I attended the “What is place-based philanthropy?” site visit, and it got me thinking about the role of private business in community foundation projects. There are fruitful relationships and productive roles we could do more to develop, and San Diego has some interesting models.
We visited “urban village” development projects run by Price Charities (in City Heights) and by the Jacobs Foundation (in Market Creek). These are unusual roles for foundations to play; they’re acting as real estate developers, and their offices are located in the neighborhoods they’re rebuilding. They engage residents to design the urban spaces, including retail, services, and community centers. And they work with those vendors to decide who will be located where.
In City Heights, Price pursued a “compass” strategy, starting with a retail plaza hub and developing housing in targeted areas north, south, east, and west of the hub. The hope was that for-profit developers would “fill in” the space between the compass points and the hub. But response so far has been slow, because Price is looking for developers to be engaged at least somewhat in the social mission of the work, and many developers want to be absentee landlords and not take a hands-on role. Overcoming that disconnect will be a challenge as the project evolves.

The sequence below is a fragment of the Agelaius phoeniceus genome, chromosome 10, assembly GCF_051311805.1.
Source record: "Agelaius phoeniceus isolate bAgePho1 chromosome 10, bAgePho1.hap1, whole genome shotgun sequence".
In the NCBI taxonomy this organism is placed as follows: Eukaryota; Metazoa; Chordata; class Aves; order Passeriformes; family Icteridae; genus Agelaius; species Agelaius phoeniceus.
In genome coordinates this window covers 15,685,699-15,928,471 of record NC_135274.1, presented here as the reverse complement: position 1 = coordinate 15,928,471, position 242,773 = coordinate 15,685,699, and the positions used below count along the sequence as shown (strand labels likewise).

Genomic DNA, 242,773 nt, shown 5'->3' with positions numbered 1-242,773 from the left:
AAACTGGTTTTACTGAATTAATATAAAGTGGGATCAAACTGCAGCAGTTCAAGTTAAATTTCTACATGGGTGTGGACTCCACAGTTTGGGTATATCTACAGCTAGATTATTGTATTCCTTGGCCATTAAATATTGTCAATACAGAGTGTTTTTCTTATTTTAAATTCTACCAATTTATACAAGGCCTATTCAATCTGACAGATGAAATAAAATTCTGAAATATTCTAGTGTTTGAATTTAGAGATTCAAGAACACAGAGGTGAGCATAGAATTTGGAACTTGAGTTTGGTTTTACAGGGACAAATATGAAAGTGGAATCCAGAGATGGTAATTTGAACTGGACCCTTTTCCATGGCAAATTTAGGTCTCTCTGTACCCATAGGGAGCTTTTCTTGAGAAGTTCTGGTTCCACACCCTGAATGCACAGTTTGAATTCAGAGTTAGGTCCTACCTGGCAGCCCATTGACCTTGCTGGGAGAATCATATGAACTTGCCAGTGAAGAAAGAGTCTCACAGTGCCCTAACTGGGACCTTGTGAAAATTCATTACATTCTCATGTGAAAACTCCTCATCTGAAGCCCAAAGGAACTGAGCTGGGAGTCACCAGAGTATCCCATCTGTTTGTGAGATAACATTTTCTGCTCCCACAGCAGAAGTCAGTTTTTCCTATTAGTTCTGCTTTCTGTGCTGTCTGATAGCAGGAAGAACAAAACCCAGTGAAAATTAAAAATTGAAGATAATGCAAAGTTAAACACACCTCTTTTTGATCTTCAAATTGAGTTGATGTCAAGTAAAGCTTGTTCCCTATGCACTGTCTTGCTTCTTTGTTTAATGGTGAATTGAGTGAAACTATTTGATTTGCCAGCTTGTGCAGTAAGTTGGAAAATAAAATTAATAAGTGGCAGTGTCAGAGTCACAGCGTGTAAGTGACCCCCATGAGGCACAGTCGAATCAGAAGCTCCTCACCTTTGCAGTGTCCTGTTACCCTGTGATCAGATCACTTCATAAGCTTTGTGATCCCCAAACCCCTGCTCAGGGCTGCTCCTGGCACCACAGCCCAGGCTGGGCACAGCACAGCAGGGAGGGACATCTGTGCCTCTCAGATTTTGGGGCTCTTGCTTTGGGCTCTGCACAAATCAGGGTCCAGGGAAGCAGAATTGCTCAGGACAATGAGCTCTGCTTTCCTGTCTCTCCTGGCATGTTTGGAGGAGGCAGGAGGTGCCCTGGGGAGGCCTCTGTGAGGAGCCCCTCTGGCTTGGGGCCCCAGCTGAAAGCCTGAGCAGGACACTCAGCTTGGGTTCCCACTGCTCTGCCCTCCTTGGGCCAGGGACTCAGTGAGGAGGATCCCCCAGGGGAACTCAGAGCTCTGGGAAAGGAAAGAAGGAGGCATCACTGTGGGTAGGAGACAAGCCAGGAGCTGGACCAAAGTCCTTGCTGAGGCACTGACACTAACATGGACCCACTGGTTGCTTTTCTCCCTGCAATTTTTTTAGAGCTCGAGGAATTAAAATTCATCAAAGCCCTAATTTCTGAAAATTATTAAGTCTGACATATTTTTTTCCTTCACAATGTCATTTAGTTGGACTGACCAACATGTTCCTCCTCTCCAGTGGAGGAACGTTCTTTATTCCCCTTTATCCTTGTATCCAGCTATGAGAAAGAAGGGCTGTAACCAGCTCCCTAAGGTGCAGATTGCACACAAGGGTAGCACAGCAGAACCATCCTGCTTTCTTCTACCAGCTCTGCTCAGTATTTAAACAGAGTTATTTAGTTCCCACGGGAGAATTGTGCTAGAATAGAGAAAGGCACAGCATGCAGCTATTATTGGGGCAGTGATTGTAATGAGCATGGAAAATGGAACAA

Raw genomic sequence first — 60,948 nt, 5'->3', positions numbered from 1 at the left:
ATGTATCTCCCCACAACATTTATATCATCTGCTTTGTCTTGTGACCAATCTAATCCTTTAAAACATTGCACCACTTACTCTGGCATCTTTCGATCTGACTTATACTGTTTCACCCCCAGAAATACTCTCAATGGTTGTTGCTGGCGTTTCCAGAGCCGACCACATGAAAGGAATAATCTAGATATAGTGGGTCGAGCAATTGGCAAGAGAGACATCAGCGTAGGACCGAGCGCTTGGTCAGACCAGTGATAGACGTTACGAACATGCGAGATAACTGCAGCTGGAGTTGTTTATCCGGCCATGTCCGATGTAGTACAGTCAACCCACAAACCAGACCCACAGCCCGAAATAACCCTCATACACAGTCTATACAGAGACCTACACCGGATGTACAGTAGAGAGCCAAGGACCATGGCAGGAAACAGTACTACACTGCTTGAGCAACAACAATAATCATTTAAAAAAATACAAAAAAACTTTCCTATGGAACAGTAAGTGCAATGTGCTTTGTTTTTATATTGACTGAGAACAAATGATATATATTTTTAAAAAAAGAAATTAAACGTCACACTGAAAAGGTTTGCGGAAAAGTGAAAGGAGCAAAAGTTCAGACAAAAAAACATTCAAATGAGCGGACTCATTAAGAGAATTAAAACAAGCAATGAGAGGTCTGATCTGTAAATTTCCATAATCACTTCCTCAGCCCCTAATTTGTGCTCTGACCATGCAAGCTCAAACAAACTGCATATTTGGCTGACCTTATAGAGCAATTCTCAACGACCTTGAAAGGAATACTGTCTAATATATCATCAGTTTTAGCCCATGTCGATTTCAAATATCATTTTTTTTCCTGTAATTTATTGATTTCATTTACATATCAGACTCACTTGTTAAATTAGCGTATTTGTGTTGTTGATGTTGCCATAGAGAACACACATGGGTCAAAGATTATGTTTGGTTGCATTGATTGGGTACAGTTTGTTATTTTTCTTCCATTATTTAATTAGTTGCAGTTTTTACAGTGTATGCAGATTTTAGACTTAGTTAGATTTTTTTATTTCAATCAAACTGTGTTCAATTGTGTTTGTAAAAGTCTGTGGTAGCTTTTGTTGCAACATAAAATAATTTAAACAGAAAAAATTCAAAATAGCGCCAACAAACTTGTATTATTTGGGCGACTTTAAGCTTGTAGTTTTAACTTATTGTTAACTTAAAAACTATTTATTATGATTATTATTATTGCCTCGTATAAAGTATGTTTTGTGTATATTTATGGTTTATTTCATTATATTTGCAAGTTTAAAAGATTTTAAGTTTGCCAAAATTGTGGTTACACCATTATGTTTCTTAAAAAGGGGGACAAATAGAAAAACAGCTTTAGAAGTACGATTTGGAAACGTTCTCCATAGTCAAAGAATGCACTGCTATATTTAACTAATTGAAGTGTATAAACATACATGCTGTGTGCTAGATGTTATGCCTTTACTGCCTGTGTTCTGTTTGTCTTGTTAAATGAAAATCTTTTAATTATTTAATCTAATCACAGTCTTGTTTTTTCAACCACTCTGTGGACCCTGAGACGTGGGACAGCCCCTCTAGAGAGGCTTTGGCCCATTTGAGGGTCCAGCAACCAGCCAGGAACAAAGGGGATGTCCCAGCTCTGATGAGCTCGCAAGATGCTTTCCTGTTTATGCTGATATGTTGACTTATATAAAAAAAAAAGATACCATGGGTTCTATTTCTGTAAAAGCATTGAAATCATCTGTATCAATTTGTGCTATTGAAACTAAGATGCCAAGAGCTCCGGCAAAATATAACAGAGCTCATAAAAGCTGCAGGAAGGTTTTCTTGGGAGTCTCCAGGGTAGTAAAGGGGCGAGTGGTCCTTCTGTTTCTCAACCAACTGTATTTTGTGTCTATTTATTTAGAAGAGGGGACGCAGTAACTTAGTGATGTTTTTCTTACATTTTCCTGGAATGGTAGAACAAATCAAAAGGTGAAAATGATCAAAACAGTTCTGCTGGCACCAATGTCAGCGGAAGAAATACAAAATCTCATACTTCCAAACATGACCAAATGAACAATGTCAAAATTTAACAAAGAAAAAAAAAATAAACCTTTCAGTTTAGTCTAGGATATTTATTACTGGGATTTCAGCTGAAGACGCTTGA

In the Village at Market Creek, Jacobs created a retail plaza. They asked residents what they wanted. Residents observed there had not been a new grocery store in the neighborhood since the fifties. Jacobs bid out to grocery chains like Ralph’s, with little initial response. Finally, a lesser-known national chain called Food 4 Less stepped up. It’s now the most successful location of that chain in the region.
I came away wanting to know more about the “program officer equivalent” in other sectors - who within companies decides the siting of retail locations? Bank loan officers make similar decisions at a smaller scale, evaluating opportunities and rendering judgments about resources people want. Are these people on the radar screens of community foundations? Shouldn’t they be fundamental partners in community development projects.
Such engagement can and should involve residents, and the results can be surprising for those of us steeped in nonprofit culture. In the Village at Market Creek, the developers from Jacobs set a goal of one-third local businesses in the retail plaza. They thought a local coffee chain could be a good option, with more affordable prices. Respondents said “nope, we want Starbucks like people downtown have.” Aspiration is an important part of community development, and a sense of fairness - “we want what everyone wants.” Familiar retail brand names can powerfully symbolize these ambitions. In both communities, Walmart has been a controversial potential presence for similar reasons. And that Starbucks location? It’s thriving.
It’s worth questioning our assumptions about the kinds of value different types of private businesses provide, and how they might be partners in community development.
How do you partner with private business in your community foundation? What new approaches have you been trying or might you try?
Join in the conversation by commenting below, or by tweeting @COF_ #COF13.
Chris Cardona is Director of Philanthropy for TCC Group.